AR Rahman talks Suicidal Thoughts in Notes of A Dream

In the book, Notes of a Dream: The Authorized Biography of AR Rahman, the Oscar-winning music director reveals how he contemplated suicide until he was 25.

AR Rahman talks suicidal thoughts in Notes of A Dream f

"Up until 25, I used to think about suicide."

Double Grammy winner AR Rahman has opened up about the suicidal thoughts that he once had in his biography.

Given a Mumbai launch at Taj Lands End in November 2018, the book, Notes of a Dream: The Authorized Biography of AR Rahman documents what went through the legend’s mind up to the age of 25.

The much-awaited book is published in conjunction with Landmark and Penguin Random House.

The book highlights how Rahman did something constructive to convert his low moments into high.

Ever since then, Rahman has perhaps gone beyond his own expectations. Rahman has produced excellent music across various genres in India and for the International market.

Krishna Trilok who is known for his fantasy novel Shrarikrida (2017) has penned Rahman’s journey beautifully. Commenting on his collaboration with Rahman, Trilok said:

“It was a truly magical journey as an author to be able to tell the story of Mr. Rahman.

“Hearing this legend talk about so many parts of his professional and personal life, his way of looking at the world and the universe, the future, was a song in itself.

“This journey of making it happen was nothing short of a dream.”

AR Rahman talks suicidal thoughts in Notes of A Dream AR Rahman Krishna Trilok

The 51-year-old composer reveals in his book how difficult times and other events led him to contemplate suicide, virtually every day until the age of 25.

Recalling his experience, the two times Oscar winner sheds light about feeling like a failure during rough patches of his life:

“Up until 25, I used to think about suicide. Most of us feel that we’re not good enough. I lost my father so there was always this void. There were so many things happening and in a way, it made me fearless.

“Death is permanent. Since everything has an expiry date, there’s nothing to be afraid of.”

However, things got better for him when he built a recording studio in the backyard of his Chennai home. The name of his studio is Panchatan Record Inn.

“Before that, things were dormant so maybe it the feeling manifested then. Because of my father’s death and the way he was working, I didn’t do many films. I did two out of 35.

“Everyone wondered ‘How are you going to survive? You have everything, grab it.’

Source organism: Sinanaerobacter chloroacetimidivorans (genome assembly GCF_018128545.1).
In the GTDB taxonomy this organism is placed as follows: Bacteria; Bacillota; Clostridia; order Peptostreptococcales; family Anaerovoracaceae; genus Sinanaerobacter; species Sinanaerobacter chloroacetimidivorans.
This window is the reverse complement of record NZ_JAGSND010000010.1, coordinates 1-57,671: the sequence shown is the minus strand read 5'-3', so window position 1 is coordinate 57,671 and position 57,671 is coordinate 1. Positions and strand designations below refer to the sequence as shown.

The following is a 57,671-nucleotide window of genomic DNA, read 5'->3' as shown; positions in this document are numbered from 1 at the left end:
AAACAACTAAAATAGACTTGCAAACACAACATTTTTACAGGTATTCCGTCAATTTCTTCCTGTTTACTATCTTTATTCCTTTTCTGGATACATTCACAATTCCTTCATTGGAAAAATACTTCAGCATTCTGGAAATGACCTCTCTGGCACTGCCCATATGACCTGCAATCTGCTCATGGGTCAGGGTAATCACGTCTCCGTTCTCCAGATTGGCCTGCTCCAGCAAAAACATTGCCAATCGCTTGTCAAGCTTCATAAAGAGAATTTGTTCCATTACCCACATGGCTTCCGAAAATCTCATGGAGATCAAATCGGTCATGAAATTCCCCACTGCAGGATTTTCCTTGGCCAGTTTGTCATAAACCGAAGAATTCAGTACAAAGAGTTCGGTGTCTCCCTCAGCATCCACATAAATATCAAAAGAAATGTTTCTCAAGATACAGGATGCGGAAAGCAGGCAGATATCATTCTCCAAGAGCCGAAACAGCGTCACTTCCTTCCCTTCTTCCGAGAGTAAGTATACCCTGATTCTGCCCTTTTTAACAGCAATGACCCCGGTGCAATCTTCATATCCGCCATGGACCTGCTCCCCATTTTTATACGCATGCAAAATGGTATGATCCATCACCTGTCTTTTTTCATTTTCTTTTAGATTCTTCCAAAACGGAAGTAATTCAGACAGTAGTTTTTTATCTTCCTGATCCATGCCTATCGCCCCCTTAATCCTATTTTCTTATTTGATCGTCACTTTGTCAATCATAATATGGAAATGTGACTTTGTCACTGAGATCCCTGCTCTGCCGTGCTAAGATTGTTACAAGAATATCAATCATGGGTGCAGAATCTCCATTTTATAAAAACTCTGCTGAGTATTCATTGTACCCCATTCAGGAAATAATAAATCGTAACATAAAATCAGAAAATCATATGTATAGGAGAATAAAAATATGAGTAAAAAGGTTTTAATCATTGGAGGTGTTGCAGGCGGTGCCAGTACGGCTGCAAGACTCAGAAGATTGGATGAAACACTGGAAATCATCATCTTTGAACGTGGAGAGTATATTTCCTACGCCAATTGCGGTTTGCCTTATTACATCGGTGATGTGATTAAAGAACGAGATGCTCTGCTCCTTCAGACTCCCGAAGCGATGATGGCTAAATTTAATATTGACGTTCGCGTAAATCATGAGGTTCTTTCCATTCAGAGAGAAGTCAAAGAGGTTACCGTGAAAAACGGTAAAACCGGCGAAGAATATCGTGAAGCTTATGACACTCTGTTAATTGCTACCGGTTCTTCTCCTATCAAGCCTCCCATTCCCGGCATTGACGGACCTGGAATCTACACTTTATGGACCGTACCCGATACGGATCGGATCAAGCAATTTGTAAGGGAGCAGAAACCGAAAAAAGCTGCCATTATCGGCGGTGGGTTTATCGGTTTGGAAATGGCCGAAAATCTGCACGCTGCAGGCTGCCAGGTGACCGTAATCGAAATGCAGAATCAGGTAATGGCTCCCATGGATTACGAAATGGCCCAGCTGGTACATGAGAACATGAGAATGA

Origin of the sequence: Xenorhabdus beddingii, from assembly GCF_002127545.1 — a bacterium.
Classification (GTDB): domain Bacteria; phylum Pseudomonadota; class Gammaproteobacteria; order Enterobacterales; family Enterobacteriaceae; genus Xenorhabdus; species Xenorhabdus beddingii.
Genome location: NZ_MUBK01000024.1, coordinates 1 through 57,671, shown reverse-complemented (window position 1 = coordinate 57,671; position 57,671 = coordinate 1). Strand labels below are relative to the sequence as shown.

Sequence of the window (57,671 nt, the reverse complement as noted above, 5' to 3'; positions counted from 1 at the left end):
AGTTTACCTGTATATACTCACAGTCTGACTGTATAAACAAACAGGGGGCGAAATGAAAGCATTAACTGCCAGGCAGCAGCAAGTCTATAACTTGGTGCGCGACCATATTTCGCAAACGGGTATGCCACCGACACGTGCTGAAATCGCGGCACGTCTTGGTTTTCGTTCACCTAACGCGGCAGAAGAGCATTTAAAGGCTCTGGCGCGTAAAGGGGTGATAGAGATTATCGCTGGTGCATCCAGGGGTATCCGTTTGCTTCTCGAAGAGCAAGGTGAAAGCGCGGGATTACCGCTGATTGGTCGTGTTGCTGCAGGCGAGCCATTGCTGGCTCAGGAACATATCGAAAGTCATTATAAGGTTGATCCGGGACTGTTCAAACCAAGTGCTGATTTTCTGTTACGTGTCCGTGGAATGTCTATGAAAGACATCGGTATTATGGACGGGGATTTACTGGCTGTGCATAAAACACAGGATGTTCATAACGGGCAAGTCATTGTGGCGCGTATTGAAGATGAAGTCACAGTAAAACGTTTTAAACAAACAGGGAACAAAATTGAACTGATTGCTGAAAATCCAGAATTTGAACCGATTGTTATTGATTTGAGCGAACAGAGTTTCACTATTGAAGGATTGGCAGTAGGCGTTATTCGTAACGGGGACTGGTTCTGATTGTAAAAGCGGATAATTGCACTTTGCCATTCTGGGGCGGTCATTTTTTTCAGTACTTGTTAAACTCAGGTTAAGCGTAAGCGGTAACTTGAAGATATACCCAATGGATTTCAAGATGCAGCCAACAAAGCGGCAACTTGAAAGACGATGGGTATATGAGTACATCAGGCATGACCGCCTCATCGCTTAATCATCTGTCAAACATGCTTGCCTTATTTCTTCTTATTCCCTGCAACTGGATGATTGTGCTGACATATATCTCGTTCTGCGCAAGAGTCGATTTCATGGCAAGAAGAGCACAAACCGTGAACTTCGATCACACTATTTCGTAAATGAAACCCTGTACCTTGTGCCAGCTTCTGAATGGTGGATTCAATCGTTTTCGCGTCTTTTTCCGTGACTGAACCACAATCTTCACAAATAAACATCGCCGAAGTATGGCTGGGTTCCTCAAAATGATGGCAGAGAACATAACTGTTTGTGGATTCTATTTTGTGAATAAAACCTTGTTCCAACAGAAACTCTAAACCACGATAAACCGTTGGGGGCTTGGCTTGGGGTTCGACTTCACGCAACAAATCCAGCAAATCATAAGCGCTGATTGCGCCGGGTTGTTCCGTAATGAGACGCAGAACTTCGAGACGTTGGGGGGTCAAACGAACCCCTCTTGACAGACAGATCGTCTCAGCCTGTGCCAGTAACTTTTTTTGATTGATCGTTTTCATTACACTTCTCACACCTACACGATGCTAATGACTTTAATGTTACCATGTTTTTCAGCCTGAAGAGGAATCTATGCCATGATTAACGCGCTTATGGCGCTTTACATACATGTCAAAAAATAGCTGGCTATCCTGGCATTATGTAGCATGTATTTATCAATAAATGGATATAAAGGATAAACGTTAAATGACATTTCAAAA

“I was 25 then. I couldn’t do that. It’s like eating everything. You become numb. So even if you eat small meals, you make it fulfilling,” Rahman adds.

At the age of 9, Rahman lost his father RK Shekhar, also a musician. Consequently, Shekhar’s family had to rent and sell his musical gear to survive financially.

AR Rahman talks suicidal thoughts in Notes of A Dream - AR Rahman

Like father, son Rahman also took the musical route. The music maestro continues saying:

“I finished everything between the age of 12 to 22. It was boring for me to do all the normal stuff. I didn’t want to do it.”

After embracing Sufism, Rahman made his debut as a music director for the Tamil-language romantic thriller Roja (1992).

Rebranding himself, Rahman let go of his past, changing his name from Dileep Kumar. Rahman speaking about his birth name mentions:

“I never liked my original name Dileep Kumar. I don’t even know why I hated it. I felt it didn’t match my personality. I wanted to become another person.

“I felt like that would define and change my whole being. I wanted to get rid of all the past luggage.”

The success of Roja gave Rahman the opportunity to let his music do the talking.

He went onto score award-winning music for films such as Rangeela (1996), Dil Se (1999), Lagaan (2002)  and Danny Boyle’s Slumdog Millionairre (2009).

Rahman feels making music is more “internal’ than just an art in isolation:

“You manifest who you are and let it out. So when you are ideating on your mental drawing book, you need a lot of self-analysis and you have to dive deep within you.

“You need to listen to yourself. It’s hard to listen to your inner side. But once you do, you have to let lose and forget yourself.”

For this reason, Rahman touches upon why he prefers to create music during the night or around dawn time.

“If I am going deep inside something and suddenly there’s a knock on the door, I’ll come to reality from a very different world and I won’t be able to go back to the same spot again.

“This is one of the reasons I prefer (being at work) very early mornings like 5 AM or 6 AM or the nights.”

Rahman says on a personal and professional level it is important for him to frequently experiment something new.

“You feel jaded if you do the same thing. You need to find different things to do.

“For me travelling, parenting and spending time with my family though I can’t do that much is beautiful. It helps a lot.”

It seems the father of three has nothing to hide from the past to the future with his biography. It is just as well that AR Rahman did not take any drastic action during difficult times.

He has shown that South Asian artists can be resilient and dig deep when it matters.

Going by what he has revealed, the book should be an interesting read.

Notes of a Dream: The Authorized Biography of AR Rahman is available to purchase online via Penguin India and Amazon.

Faisal has creative experience in fusion of media and communication and research which increase awareness of global issues in post conflict, emerging and democratic societies. His life motto is – ‘persevere, for success is near...’

Images courtesy of Krishna Trilok Twitter and Xappie.



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